Senator Claims Biden Administration’s Ban On Menthol Cigarettes Will Aid Terrorists

( – A Republican Senator is warning that a proposed ban on menthol cigarettes would boost the black market. Tom Cotton of Arkansas wrote to Health and Human Services Secretary Xavier Becerra and Attorney General Merrick Garland, saying a ban would potentially provide funding for terrorist groups who he claimed make millions on the black market and use the cash to fund terrorist activity.

The Senator said it is well known that terror groups use the illicit market to fund their activities, including Hamas, Hezbollah, and Al-Qaida. Cotton reminded Becerra and Garland that the proposal, published in May 2022, acknowledges the potential for black market expansion but assumes this would be minimal. However, an Obama administration report refuted that assumption and noted, “traffickers can make millions, with little risk of detection or harsh punishments.”

The Food and Drug Administration (FDA) said last year that banning menthol cigarettes is a “top priority,” but campaigners worried it would be pushed back until after the Presidential election. The driving force behind a ban is the recognition that black people usually smoke menthols, and they are considered harder to quit due to their taste, which does not have the same “harsh” flavor as regular cigarettes, thereby making them easier to smoke.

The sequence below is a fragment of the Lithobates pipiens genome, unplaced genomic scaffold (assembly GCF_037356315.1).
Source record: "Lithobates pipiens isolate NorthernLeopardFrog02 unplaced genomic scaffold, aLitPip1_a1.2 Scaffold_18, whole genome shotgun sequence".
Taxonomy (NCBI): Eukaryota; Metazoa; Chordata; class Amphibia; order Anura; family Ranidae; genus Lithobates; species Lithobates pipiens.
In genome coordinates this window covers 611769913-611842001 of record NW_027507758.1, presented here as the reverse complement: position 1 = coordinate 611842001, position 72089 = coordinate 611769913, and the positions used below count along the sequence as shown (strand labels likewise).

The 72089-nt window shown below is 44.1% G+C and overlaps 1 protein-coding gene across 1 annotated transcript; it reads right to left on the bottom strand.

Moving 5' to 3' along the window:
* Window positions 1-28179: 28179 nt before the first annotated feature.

Menthol cigarettes are already banned in Europe following legislation in 2020. Political leaders there said that menthol or any other flavors “mask the taste and smell” of tobacco and are therefore misleading to consumers. European research also noted that young people are more likely to smoke flavored cigarettes and that these can be more harmful to the cardiovascular system.

In America, the FDA promised a final ban proposal last August, but this was pushed forward to March 2024. Senator Cotton suggested that any final proposal should be constructed with input from the Justice Department and take into account any potential impact on the black market. The underground cigarette market in the US reportedly costs billions in taxes every year.

Copyright 2024,